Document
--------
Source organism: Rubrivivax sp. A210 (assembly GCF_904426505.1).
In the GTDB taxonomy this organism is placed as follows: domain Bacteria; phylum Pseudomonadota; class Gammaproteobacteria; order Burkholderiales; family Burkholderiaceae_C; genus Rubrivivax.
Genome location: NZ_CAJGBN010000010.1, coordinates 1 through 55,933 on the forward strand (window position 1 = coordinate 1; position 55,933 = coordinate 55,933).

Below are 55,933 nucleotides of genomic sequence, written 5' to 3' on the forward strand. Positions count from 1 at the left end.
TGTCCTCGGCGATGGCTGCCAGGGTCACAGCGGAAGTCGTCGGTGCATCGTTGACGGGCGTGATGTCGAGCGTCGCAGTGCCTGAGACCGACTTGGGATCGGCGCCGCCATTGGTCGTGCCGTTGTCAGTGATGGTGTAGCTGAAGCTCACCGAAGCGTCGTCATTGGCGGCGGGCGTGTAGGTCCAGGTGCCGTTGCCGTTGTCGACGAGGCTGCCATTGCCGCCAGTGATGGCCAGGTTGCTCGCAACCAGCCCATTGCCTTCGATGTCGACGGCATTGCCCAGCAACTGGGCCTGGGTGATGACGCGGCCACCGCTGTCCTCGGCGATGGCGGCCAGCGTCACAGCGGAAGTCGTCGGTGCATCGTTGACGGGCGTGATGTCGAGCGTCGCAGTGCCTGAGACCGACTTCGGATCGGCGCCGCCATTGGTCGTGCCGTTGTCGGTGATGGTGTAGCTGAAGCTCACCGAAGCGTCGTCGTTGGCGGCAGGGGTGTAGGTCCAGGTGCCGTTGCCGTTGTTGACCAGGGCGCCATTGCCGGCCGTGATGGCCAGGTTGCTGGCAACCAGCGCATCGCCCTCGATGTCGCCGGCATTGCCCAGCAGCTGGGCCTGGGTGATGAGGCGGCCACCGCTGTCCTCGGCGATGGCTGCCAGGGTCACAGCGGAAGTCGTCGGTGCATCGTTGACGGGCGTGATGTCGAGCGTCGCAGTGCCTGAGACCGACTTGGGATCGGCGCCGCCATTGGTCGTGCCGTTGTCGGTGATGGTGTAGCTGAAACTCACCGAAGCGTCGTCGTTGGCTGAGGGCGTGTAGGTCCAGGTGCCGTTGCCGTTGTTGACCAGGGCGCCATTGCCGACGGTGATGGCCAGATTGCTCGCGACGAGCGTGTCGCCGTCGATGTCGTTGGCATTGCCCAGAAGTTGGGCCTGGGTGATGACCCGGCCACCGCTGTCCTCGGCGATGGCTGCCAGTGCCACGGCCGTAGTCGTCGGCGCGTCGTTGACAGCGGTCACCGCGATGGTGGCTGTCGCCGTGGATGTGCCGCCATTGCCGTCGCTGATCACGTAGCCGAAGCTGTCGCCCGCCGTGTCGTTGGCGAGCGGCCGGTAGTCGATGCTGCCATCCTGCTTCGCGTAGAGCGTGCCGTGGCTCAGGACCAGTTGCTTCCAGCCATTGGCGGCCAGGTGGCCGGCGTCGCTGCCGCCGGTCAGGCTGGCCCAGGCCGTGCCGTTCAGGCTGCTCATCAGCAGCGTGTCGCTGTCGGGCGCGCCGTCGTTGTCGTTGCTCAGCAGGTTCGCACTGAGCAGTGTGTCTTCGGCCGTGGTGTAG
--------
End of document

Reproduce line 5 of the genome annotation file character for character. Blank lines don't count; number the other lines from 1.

TGTCCTCGGCGATGGCTGCCAGGGTCACAGCGGAAGTCGTCGGTGCATCGTTGACGGGCGTGATGTCGAGCGTCGCAGTGCCTGAGACCGACTTGGGATCGGCGCCGCCATTGGTCGTGCCGTTGTCAGTGATGGTGTAGCTGAAGCTCACCGAAGCGTCGTCATTGGCGGCGGGCGTGTAGGTCCAGGTGCCGTTGCCGTTGTCGACGAGGCTGCCATTGCCGCCAGTGATGGCCAGGTTGCTCGCAACCAGCCCATTGCCTTCGATGTCGACGGCATTGCCCAGCAACTGGGCCTGGGTGATGACGCGGCCACCGCTGTCCTCGGCGATGGCGGCCAGCGTCACAGCGGAAGTCGTCGGTGCATCGTTGACGGGCGTGATGTCGAGCGTCGCAGTGCCTGAGACCGACTTCGGATCGGCGCCGCCATTGGTCGTGCCGTTGTCGGTGATGGTGTAGCTGAAGCTCACCGAAGCGTCGTCGTTGGCGGCAGGGGTGTAGGTCCAGGTGCCGTTGCCGTTGTTGACCAGGGCGCCATTGCCGGCCGTGATGGCCAGGTTGCTGGCAACCAGCGCATCGCCCTCGATGTCGCCGGCATTGCCCAGCAGCTGGGCCTGGGTGATGAGGCGGCCACCGCTGTCCTCGGCGATGGCTGCCAGGGTCACAGCGGAAGTCGTCGGTGCATCGTTGACGGGCGTGATGTCGAGCGTCGCAGTGCCTGAGACCGACTTGGGATCGGCGCCGCCATTGGTCGTGCCGTTGTCGGTGATGGTGTAGCTGAAACTCACCGAAGCGTCGTCGTTGGCTGAGGGCGTGTAGGTCCAGGTGCCGTTGCCGTTGTTGACCAGGGCGCCATTGCCGACGGTGATGGCCAGATTGCTCGCGACGAGCGTGTCGCCGTCGATGTCGTTGGCATTGCCCAGAAGTTGGGCCTGGGTGATGACCCGGCCACCGCTGTCCTCGGCGATGGCTGCCAGTGCCACGGCCGTAGTCGTCGGCGCGTCGTTGACAGCGGTCACCGCGATGGTGGCTGTCGCCGTGGATGTGCCGCCATTGCCGTCGCTGATCACGTAGCCGAAGCTGTCGCCCGCCGTGTCGTTGGCGAGCGGCCGGTAGTCGATGCTGCCATCCTGCTTCGCGTAGAGCGTGCCGTGGCTCAGGACCAGTTGCTTCCAGCCATTGGCGGCCAGGTGGCCGGCGTCGCTGCCGCCGGTCAGGCTGGCCCAGGCCGTGCCGTTCAGGCTGCTCATCAGCAGCGTGTCGCTGTCGGGCGCGCCGTCGTTGTCGTTGCTCAGCAGGTTCGCACTGAGCAGTGTGTCTTCGGCCGTGGTGTAG